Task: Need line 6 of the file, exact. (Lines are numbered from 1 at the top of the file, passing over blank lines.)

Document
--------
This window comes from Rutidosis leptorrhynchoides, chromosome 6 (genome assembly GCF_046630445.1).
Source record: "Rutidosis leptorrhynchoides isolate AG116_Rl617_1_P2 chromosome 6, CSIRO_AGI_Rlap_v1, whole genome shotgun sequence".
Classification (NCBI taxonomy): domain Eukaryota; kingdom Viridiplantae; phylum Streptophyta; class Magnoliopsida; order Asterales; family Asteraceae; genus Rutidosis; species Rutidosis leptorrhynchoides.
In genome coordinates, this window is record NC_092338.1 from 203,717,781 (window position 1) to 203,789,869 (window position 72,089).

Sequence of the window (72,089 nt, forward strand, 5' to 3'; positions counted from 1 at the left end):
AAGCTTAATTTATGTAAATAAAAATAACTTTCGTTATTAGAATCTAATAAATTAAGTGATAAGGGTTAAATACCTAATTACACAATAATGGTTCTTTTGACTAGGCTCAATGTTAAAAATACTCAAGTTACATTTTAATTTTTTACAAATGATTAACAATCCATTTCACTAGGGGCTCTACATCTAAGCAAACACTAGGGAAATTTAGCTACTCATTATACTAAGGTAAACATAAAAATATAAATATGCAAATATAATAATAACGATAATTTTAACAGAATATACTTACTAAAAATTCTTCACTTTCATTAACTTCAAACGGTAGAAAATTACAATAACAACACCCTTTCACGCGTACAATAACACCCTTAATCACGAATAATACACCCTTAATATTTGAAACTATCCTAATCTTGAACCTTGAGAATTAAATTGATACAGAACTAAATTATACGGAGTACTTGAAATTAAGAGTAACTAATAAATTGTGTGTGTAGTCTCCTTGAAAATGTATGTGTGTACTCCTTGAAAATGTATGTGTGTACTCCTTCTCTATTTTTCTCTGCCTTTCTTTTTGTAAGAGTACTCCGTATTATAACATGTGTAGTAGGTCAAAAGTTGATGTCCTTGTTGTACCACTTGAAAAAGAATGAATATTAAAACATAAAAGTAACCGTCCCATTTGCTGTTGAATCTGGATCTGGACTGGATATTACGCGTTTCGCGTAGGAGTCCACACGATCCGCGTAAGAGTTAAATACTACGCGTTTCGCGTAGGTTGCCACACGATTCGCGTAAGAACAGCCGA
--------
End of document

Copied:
AAGCTTAATTTATGTAAATAAAAATAACTTTCGTTATTAGAATCTAATAAATTAAGTGATAAGGGTTAAATACCTAATTACACAATAATGGTTCTTTTGACTAGGCTCAATGTTAAAAATACTCAAGTTACATTTTAATTTTTTACAAATGATTAACAATCCATTTCACTAGGGGCTCTACATCTAAGCAAACACTAGGGAAATTTAGCTACTCATTATACTAAGGTAAACATAAAAATATAAATATGCAAATATAATAATAACGATAATTTTAACAGAATATACTTACTAAAAATTCTTCACTTTCATTAACTTCAAACGGTAGAAAATTACAATAACAACACCCTTTCACGCGTACAATAACACCCTTAATCACGAATAATACACCCTTAATATTTGAAACTATCCTAATCTTGAACCTTGAGAATTAAATTGATACAGAACTAAATTATACGGAGTACTTGAAATTAAGAGTAACTAATAAATTGTGTGTGTAGTCTCCTTGAAAATGTATGTGTGTACTCCTTGAAAATGTATGTGTGTACTCCTTCTCTATTTTTCTCTGCCTTTCTTTTTGTAAGAGTACTCCGTATTATAACATGTGTAGTAGGTCAAAAGTTGATGTCCTTGTTGTACCACTTGAAAAAGAATGAATATTAAAACATAAAAGTAACCGTCCCATTTGCTGTTGAATCTGGATCTGGACTGGATATTACGCGTTTCGCGTAGGAGTCCACACGATCCGCGTAAGAGTTAAATACTACGCGTTTCGCGTAGGTTGCCACACGATTCGCGTAAGAACAGCCGA